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free agency of man.

.

To his own master he standeth or falleth, respecting this and every other action of his life.

Ibid. “ Could this omnipotent and upright Spirit adopt no method of distinguishing his favourite Jacob, but that of fraud and lies, by which he de

prived the same unsuspecting brother of his fa“ ther's blessing?”

The following considerations may assist in directing us to form a right judgement of this matter.

1st. The proposition of deceiving Isaac originated not with Jacob, but with Rebeccah. Jacob remonstrated against it, as likely to bring a curse upon him, rather than a blessing; nor would consent to perform his part, till she engaged to take all the blame on herself" On me be thy curse, my son; only 'obey my voice."

2dly. From this speech, and from the earnestness and solicitude discovered by Rebeccah, it may not unfairly be presumed, that she had some special reason for what she did ; that Isaac was about to take a wrong step in a concern of great moment, which ought to be prevented, and could be prevented by no other means.

3dly. The rectitude of Rebeccah's judgement seems evidently to have been recognized and allowed by Isaac, at the conclusion of the matter. For though he had blessed Jacob, intending to bless Esau, yet, as if recollecting himself, he confirmed and ratified that blessing in the strongest terms: “ Yea, and he shall be blessed." Still far

ther--at sending him away, he again repeated the benediction, in the most solemn and affecting manner; “ God give thee the blessing of Abraham!" It is hard to assign any other reason, why, if so disposed, upon discovering the fraud, he might not have reversed the proceeding. Nay, by the kind meeting of the brothers afterwards, one should be inclined to suppose, that Esau himself acquiesced at length in the propriety of what had been done.

4thly. If such were the case, Isaac was only deceived into what was right, and what himself acknowledged to be so in the conclusion. The deception was like those often practised by physicians for the benefit of their patients; and casuists must decide upon it in the same manner. The offence of Jacob is certainly alleviated, if not entirely taken off, by the circumstance of Rebeccah pledging herself to bear the blame; as the conduct of Rebeccah seems justified by that of Isaac ratifying and confirming to Jacob the blessing originally intended for Esau. Upon the whole, if there were an offence, it was one that might be forgiven; and if God, notwithstanding, continued to bless Jacob, he did forgive it, and had reasons for so doing.

Ibid. “In short, how shall we justify God for o the continual distinction he is said to have be“ stowed on a people, who from their own apnals

appear to have been unparalleled for cruelty, ingratitude, inurbanity, &c. ?”

66

The article of cruelty, for proof of which we are referred, in a note, to the acts of Joshua, may be deferred till we come professedly to consider those acts. Their ingratitude towards God their Saviour was indeed flagrant; but perhaps might be matched elsewhere. As to the charge of inurbanity, it was brought against them by Voltaire, who spake of them as a

wretched nation, ever ignorant, and vulgar, and strangers to the arts.” The following reply was made to him. When the infidels shall have duly considered it, we shall hope to be favoured with their sentiments upon it.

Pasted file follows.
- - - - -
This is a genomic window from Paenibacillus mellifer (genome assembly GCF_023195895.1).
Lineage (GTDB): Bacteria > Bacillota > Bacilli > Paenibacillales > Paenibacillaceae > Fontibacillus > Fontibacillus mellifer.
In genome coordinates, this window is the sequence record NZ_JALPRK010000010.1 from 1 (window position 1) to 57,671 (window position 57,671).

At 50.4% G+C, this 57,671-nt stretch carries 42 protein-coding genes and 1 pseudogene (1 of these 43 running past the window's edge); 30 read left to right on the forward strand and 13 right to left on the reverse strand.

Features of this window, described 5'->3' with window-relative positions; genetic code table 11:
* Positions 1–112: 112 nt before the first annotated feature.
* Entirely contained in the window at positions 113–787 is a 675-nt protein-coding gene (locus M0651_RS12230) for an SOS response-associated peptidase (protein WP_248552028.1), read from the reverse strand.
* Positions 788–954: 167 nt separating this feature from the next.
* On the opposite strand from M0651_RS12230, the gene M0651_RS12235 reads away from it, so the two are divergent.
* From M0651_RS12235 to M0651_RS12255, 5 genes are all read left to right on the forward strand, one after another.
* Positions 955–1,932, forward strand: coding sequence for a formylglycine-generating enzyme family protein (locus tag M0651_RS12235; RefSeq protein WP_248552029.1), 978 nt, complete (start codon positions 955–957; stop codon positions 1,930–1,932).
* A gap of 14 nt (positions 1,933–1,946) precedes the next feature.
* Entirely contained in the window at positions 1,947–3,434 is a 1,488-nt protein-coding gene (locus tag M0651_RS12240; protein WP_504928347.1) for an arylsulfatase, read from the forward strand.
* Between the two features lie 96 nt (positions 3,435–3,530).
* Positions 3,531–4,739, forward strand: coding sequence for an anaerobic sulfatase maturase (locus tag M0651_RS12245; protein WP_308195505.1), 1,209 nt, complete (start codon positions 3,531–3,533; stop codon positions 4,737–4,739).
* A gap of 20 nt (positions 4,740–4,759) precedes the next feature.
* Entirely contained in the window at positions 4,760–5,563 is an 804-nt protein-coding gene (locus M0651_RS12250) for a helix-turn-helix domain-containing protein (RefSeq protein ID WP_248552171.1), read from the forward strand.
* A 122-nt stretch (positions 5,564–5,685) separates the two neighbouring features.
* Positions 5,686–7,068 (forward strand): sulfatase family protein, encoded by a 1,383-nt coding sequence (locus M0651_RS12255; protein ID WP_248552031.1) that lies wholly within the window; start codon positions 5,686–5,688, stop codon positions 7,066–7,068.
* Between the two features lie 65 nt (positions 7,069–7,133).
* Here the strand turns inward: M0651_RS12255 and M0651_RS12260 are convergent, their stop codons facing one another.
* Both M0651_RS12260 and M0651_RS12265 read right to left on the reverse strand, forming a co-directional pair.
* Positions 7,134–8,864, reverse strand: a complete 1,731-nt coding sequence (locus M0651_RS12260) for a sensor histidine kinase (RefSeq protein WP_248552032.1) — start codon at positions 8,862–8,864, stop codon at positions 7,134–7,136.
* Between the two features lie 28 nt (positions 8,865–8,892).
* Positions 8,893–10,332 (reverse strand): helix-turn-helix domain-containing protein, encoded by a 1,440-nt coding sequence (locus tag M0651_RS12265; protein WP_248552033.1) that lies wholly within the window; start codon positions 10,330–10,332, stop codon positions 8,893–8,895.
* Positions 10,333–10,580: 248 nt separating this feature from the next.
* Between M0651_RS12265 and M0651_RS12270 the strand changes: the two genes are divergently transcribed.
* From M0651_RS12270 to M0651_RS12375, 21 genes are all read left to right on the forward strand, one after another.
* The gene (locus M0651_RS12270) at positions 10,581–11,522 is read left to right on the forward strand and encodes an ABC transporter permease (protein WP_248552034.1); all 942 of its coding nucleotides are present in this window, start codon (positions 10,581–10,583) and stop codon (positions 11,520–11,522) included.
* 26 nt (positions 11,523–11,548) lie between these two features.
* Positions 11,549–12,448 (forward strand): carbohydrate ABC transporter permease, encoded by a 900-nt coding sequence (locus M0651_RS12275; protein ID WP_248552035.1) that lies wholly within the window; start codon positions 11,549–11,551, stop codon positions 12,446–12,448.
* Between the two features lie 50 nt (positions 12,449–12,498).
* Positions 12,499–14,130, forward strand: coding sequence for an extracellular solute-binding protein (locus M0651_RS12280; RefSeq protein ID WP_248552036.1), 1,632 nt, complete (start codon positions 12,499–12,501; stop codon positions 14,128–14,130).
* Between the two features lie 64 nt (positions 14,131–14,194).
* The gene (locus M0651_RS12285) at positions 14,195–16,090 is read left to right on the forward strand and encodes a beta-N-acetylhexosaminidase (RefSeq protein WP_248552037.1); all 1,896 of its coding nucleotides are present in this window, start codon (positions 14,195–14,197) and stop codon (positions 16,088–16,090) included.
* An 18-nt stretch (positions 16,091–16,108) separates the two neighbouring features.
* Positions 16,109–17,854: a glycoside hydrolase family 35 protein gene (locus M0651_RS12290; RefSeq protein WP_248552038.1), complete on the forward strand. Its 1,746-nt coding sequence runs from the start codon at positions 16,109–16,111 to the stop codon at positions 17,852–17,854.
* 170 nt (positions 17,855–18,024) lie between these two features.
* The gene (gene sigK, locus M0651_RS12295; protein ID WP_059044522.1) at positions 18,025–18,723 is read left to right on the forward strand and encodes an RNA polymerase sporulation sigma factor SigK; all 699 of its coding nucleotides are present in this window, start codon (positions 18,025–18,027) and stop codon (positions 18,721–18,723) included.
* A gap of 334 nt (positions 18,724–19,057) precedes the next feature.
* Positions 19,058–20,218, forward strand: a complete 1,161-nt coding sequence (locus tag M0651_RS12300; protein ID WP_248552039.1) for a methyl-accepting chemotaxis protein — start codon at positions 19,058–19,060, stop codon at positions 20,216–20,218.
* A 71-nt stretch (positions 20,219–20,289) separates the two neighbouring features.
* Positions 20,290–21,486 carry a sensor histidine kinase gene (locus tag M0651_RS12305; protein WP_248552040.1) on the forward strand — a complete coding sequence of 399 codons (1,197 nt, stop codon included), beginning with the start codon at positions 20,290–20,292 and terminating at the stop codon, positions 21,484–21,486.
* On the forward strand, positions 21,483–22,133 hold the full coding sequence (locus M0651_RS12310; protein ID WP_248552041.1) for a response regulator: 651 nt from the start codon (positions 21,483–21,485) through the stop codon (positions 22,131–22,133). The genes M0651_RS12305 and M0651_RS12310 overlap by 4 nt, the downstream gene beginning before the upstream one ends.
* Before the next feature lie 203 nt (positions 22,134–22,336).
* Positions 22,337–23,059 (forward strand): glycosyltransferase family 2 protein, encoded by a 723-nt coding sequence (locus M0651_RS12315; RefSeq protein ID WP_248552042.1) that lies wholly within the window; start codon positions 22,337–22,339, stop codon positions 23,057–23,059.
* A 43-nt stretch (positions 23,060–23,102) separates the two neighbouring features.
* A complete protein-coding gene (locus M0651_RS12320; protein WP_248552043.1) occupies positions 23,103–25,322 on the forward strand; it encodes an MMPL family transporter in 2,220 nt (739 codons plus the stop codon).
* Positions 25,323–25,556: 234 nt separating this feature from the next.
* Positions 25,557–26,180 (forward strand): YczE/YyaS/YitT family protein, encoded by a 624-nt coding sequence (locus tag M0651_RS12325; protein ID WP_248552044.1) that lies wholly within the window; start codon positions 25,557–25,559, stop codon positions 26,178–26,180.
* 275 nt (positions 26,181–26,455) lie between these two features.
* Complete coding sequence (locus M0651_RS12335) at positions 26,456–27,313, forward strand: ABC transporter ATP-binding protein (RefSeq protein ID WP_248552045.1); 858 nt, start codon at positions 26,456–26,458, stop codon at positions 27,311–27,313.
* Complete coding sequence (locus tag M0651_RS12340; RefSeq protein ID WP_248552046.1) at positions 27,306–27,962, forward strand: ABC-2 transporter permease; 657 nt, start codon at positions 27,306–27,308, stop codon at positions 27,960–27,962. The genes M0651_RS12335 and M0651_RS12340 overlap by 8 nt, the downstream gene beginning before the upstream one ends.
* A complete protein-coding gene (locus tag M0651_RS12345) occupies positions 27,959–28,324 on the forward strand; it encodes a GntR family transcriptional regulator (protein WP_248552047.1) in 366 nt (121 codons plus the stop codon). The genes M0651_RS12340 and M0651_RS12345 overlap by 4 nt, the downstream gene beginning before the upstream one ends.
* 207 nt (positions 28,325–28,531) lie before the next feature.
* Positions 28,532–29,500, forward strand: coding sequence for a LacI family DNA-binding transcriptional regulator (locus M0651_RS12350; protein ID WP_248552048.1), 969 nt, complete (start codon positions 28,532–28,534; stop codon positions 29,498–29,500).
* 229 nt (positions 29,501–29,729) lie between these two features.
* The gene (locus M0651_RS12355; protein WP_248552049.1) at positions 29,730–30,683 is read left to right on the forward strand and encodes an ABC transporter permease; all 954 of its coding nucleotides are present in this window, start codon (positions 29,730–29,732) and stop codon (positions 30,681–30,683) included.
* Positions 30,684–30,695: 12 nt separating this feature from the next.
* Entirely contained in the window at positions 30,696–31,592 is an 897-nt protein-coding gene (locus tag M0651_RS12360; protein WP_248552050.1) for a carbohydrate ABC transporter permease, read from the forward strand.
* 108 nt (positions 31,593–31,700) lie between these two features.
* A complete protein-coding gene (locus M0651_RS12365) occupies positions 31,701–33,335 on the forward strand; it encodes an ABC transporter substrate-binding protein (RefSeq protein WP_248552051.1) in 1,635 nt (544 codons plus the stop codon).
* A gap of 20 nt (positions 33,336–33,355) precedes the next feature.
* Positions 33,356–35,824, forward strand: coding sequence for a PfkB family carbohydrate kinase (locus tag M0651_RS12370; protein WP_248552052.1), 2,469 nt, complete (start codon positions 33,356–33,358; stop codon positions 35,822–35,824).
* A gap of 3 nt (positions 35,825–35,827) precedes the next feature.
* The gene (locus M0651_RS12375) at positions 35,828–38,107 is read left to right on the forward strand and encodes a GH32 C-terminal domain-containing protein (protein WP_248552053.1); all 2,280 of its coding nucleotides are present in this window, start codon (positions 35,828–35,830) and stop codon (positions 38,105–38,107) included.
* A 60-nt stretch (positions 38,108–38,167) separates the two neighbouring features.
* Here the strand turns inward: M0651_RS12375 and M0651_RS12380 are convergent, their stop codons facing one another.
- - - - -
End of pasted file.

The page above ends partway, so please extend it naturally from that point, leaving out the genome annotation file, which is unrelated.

“Does it become you, a writer of the eighteenth century, to charge the ancient Hebrews with igno“rance ?-a people who, while your barbarous an“ cestors, whilst even the Greks and Latins, wan

dering in the woods, could scarcely procure for “ themselves clothing and a settled subsistence, al“ ready possessed all arts of necessity, and some of

mere pleasure; who not only knew how to feed " and rear cattle, till the earth, work up wood,

stone, and metals, weave clothes, dye wool, em“broider stuffs, polish and engrave on precious

stones, but who, even then, adding to manual arts “ those of taste and refinement, surveyed land, ap

pointed their festivals according to the motions of “ the heavenly bodies, and ennobled their solemni“ ties by the pomp of ceremonies, by the sound of “ instruments, music, and dancing; who even then “ committed to writing the history of the origin of “ the world, that of their own nation, and their ances“ tors; who had poets and writers skilled in all the " sciences then known, great and brave commanders, “ a pure worship, just laws, a wise form of govern“ment; in short, the only one of all ancient nations, " that has left us authentic monuments of genius and - of literature. Can this nation be justly charged “ with ignorance and inurbanity ?"

LETTER XIV.

PAGE 11. “ Unbelievers affirm, that a just God could not punish Pharaoh for a hardness of “ heart of which he himself (God) was evidently the cause.'

When we meet with an assertion apparently contrary to all the truth and equity in the world, it is but common justice to any writer, human or divine, to suppose, that we mistake his meaning, and that the expression employed to convey it is capable of an interpretation different from that which may at first present itself. We cannot, for a moment, imagine, that God secretly influences a man's will, or suggests any wicked stubborn resolution to his mind, and then punishes him for it. We are therefore to consider, by what other means, not incompatible with his nature and attributes, he may be said, in a certain sense, and without impropriety, to harden a man's heart.

There are many ways by which we may conceive this effect to be wrought, without running into the absurdity and impiety above mentioned. The heart may

be hardened by those very respites, miracles, and mercies, intended to soften it; for if they do not soften it, they will harden it-God is sometimes said to do that which he permits to be done by

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